the Hell out of the Beast
Part Five: Modus Operandi
I'll conclude this analysis with an examination of how Shuck and his phantom relations actually operate - appearing and disappearing, what he does when he's around, how he reacts to witnesses, and what he means to them.
In this I'll stick purely to the 181 encounters on this site, as there's usually insufficient detail in the legends for the purpose. Let's begin with how he comes and goes, the first of which is often very prosaic, and gives little sign of his paranormality.
What inferences can be drawn from the facts above? Well, for a start, the dog hardly ever seems to just 'pop up' in front of the witness in a manner that betrays his otherworldly nature. Apart from the few occasions when he emerges from a solid object, he's usually just 'there', in the way you would encounter any normal canine. But he's more likely to disappear in a manner that, even if he's done nothing else strange, makes the witness wonder what on earth they've just experienced.
So just what is it about our East Anglian hellhound that makes witnesses first think that they're not face to face with an ordinary dog? What is the initial paranormality? Results below:
So, well in the lead we have the dog's actual physicality - uncanny size, how it vanishes - followed by a host of lesser characteristics. Interestingly enough, although there are 6 encounters where the dog was headless, in one of them, that wasn't the initial paranormal thing about it - and in two cases, both at Barnby in Suffolk, even though the witness saw the creature to be headless, he still bent down to pat it! Both braver men than I!
The 'chains and sulphur', as might be expected, come from a case back in the 1870's, while the shrinking dog is from the 1930's. The one with sparks, surprisingly, is from as recent as the 1970's, but unfortunately, there are few other details of the incident.
Next to be considered are the actual movements of the paracanine while under observation, and how it interacted or otherwise with the witness:
We can see from these results that, in most cases, the dog simply stood or moved around near the witness, and in only 32 cases did it attempt to follow the same path. It's as if it mostly doesn't matter whether or not the witness is actually present - and I think that's proven by the following:
Apart from one instance in the 1970's (when the dog simply leapt towards the witness then vanished), one in the 1980's when it snarled and snapped, and one in 1995 when it just stared and growled, all the occasions on which the dog was hostile (with or without provocation) happened before 1945. The majority are from the 19th century or earlier. Even the one where the dog was actually helpful comes from the 1840's. These, and the 95 cases with no interaction at all, show that virtually all the modern encounters are very passive events, as if actions are being played out with no regard for the presence of human beings. I'm reminded of the old riddle: if a tree falls in the forest, and there's nobody there to hear it, does it make a sound? If there's no witness around, does Shuck still walk regardless?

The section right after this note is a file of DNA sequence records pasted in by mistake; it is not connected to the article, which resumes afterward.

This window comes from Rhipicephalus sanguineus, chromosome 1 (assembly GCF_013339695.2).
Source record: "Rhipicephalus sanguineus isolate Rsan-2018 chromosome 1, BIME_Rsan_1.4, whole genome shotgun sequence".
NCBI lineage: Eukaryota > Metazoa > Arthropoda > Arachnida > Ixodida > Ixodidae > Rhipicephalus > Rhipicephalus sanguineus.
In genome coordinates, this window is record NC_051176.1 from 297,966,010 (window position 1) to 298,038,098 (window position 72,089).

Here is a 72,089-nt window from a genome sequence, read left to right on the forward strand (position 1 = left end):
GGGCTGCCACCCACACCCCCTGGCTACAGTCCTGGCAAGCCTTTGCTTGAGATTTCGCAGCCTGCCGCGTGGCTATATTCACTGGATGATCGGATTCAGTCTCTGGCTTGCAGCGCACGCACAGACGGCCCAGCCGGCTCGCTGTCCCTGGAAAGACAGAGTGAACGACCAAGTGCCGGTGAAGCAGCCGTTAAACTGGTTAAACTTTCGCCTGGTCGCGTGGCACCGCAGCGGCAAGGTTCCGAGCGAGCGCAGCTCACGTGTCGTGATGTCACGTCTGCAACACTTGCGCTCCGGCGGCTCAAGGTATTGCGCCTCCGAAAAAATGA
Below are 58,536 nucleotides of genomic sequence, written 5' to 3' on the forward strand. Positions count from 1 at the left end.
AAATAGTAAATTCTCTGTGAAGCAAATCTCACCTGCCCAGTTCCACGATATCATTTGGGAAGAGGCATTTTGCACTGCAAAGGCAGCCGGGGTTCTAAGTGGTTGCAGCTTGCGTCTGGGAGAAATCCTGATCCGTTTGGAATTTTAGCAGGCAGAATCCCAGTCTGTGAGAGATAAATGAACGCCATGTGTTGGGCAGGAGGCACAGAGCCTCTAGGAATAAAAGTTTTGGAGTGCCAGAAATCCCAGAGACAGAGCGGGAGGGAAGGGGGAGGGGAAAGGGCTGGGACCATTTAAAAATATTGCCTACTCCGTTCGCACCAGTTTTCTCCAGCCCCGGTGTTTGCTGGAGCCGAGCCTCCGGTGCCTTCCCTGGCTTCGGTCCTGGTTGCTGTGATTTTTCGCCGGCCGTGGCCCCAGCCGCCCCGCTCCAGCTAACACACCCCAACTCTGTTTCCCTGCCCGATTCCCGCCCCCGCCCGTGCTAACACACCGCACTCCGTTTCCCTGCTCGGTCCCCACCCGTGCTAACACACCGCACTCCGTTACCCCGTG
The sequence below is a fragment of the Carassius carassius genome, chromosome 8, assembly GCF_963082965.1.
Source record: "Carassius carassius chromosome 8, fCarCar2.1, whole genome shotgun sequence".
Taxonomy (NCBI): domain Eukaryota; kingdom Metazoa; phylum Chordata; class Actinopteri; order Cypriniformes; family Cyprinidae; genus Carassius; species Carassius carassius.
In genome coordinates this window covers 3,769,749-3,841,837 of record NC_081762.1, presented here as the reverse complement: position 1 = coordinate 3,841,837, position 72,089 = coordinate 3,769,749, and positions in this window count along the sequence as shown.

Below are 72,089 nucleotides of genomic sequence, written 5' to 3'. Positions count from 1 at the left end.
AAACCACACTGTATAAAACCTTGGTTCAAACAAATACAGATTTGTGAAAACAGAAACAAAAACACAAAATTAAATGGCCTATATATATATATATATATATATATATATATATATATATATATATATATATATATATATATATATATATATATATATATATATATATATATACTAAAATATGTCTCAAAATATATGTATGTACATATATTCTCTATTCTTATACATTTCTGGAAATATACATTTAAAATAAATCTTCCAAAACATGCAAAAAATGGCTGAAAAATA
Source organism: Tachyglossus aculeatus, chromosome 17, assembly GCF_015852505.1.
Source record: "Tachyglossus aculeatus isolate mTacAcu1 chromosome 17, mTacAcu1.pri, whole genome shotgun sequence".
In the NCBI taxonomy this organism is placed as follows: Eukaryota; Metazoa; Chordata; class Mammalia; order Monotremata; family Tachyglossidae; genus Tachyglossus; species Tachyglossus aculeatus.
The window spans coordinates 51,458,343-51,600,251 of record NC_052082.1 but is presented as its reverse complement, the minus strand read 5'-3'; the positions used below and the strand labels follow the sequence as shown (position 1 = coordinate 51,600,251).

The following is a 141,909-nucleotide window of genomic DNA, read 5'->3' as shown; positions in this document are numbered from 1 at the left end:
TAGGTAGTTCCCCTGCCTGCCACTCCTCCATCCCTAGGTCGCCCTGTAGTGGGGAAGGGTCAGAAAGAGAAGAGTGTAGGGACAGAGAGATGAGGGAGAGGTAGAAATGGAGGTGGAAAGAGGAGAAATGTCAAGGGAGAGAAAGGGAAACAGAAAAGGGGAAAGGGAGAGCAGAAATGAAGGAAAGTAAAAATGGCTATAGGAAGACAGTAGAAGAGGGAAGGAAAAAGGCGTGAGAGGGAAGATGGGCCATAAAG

Whatever the answer to that (and I'm sure there isn't one), the only thing left to look at is what the encounter meant to the witness. It's a commonly held part of the Shuck mythology (especially in Norfolk) that to meet him means death within a year to the witness or a family member, or at the least some great misfortune.
In the location-bound legends gathered here, there are 14 with such an ominous forecast - and in 24 of the encounters, the witness believed that the event had, in hindsight, been such a portent. The alleged consequences ranged from accidents, financial loss, disease and the sinking of fishing boats, through to the death of close relatives. In two cases the dog was felt to be more of a warning or herald of a death that occurred at the same time as the event.
The fact that some of these encounters happened in very recent years, and that not one of them comes from one of the locations with an existing legend of a portentous dog, suggests that, whatever the 'truth' about Shuck, the prospect of meeting him is still a matter of dread to some people.
So, what has all the analysis on these pages told us? Not an awful lot, I fear! Mostly, I think that the statistics tend to reinforce what we already know about paracanines, except maybe that their 'paranormality' is less significant than previously imagined. It's the dog's actions rather than physical characteristics that most affect the witness, and the fact that so few of them are interactive suggests less emotional involvement by the witness than might have been thought.
It wasn't my intention to demystify Shuck, but that's where the evidence led! The more overtly-paranormal attributes have diminished over the years, so that now there's very little to distinguish Shuck from any natural dog encountered at night. Perhaps we've all seen him, and just didn't know it!